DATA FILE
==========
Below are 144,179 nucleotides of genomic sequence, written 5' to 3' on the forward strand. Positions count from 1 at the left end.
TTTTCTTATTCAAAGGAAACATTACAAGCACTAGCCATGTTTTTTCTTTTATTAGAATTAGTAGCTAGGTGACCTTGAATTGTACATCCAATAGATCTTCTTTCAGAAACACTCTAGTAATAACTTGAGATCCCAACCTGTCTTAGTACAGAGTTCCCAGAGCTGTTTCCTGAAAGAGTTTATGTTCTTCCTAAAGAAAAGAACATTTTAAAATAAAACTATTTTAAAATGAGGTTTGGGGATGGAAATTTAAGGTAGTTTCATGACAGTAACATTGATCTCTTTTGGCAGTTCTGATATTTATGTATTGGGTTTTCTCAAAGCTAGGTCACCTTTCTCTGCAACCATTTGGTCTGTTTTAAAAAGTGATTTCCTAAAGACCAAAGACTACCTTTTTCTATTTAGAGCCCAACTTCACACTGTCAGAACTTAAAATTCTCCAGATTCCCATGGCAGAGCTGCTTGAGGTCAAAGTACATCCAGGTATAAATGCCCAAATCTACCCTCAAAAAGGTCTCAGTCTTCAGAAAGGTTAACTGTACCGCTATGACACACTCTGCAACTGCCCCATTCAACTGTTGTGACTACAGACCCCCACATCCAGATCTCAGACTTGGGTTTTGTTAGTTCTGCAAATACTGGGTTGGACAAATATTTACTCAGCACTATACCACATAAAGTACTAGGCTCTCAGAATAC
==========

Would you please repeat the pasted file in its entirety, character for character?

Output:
Below are 144,179 nucleotides of genomic sequence, written 5' to 3' on the forward strand. Positions count from 1 at the left end.
TTTTCTTATTCAAAGGAAACATTACAAGCACTAGCCATGTTTTTTCTTTTATTAGAATTAGTAGCTAGGTGACCTTGAATTGTACATCCAATAGATCTTCTTTCAGAAACACTCTAGTAATAACTTGAGATCCCAACCTGTCTTAGTACAGAGTTCCCAGAGCTGTTTCCTGAAAGAGTTTATGTTCTTCCTAAAGAAAAGAACATTTTAAAATAAAACTATTTTAAAATGAGGTTTGGGGATGGAAATTTAAGGTAGTTTCATGACAGTAACATTGATCTCTTTTGGCAGTTCTGATATTTATGTATTGGGTTTTCTCAAAGCTAGGTCACCTTTCTCTGCAACCATTTGGTCTGTTTTAAAAAGTGATTTCCTAAAGACCAAAGACTACCTTTTTCTATTTAGAGCCCAACTTCACACTGTCAGAACTTAAAATTCTCCAGATTCCCATGGCAGAGCTGCTTGAGGTCAAAGTACATCCAGGTATAAATGCCCAAATCTACCCTCAAAAAGGTCTCAGTCTTCAGAAAGGTTAACTGTACCGCTATGACACACTCTGCAACTGCCCCATTCAACTGTTGTGACTACAGACCCCCACATCCAGATCTCAGACTTGGGTTTTGTTAGTTCTGCAAATACTGGGTTGGACAAATATTTACTCAGCACTATACCACATAAAGTACTAGGCTCTCAGAATAC